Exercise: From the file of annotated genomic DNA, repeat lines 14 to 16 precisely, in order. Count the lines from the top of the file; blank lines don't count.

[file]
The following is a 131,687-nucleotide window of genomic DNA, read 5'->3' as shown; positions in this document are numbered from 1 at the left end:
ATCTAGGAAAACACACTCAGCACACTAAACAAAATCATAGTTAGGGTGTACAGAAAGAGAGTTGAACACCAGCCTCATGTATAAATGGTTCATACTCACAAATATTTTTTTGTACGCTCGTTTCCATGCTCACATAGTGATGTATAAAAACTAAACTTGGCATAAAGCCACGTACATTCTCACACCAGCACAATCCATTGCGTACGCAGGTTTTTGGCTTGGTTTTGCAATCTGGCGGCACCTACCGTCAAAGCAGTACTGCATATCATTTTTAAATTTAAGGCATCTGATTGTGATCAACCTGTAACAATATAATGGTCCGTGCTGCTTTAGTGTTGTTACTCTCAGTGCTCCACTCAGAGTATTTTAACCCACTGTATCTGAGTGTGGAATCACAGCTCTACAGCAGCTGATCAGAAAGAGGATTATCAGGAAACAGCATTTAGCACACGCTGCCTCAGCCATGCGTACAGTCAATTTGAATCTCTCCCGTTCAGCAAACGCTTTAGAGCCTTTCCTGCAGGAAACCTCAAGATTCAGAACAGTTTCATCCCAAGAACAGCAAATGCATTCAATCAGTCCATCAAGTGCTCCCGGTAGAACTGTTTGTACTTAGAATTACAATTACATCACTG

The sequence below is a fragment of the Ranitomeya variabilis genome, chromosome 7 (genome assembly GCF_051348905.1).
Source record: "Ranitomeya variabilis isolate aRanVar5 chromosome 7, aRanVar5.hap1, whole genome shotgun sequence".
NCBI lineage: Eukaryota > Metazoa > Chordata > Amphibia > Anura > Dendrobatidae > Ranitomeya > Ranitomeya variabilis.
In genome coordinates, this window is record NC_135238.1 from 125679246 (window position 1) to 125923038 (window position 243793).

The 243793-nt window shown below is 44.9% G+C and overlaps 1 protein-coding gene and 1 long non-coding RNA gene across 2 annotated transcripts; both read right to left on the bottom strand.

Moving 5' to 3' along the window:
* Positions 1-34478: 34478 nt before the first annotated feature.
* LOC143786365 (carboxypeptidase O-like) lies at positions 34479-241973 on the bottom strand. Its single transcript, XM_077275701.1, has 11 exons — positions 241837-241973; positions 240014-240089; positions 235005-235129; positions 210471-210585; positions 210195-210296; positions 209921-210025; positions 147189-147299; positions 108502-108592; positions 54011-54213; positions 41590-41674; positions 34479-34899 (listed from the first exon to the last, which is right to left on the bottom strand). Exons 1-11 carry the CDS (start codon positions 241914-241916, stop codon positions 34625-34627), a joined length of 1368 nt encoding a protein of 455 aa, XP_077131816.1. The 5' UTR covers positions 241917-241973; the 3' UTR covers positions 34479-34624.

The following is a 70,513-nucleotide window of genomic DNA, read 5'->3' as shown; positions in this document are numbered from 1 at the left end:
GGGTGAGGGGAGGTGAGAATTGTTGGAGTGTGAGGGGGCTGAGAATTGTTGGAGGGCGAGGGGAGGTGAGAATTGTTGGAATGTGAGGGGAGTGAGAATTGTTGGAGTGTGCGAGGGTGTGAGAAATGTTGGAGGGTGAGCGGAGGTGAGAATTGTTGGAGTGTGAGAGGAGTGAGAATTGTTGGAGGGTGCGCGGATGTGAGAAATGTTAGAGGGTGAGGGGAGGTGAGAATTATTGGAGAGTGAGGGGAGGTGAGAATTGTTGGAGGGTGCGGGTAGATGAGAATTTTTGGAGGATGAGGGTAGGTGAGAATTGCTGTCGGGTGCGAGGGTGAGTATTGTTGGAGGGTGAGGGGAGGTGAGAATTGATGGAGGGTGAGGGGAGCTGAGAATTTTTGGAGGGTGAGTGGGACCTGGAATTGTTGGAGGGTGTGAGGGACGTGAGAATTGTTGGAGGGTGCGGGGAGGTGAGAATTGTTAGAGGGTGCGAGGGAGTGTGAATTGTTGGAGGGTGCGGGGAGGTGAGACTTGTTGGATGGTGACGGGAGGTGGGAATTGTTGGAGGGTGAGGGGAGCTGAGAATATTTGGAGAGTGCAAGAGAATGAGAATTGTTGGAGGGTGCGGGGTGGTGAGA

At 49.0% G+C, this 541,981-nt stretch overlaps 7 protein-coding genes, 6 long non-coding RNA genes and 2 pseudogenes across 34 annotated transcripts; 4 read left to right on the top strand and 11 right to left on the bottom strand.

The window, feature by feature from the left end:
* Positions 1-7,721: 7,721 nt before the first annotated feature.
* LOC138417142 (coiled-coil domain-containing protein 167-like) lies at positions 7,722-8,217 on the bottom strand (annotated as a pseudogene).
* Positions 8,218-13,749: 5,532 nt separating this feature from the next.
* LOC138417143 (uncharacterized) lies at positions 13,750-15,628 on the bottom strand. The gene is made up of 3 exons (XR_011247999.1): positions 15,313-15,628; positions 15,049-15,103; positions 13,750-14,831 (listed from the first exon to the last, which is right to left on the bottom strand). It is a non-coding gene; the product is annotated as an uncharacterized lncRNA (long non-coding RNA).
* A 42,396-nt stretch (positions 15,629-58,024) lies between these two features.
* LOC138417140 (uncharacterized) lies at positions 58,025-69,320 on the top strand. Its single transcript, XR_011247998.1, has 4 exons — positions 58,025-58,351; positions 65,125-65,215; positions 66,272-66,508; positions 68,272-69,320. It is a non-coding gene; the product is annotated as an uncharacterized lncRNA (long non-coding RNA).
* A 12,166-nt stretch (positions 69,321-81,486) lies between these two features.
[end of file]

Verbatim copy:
The window, feature by feature from the left end:
* Positions 1-7,721: 7,721 nt before the first annotated feature.
* LOC138417142 (coiled-coil domain-containing protein 167-like) lies at positions 7,722-8,217 on the bottom strand (annotated as a pseudogene).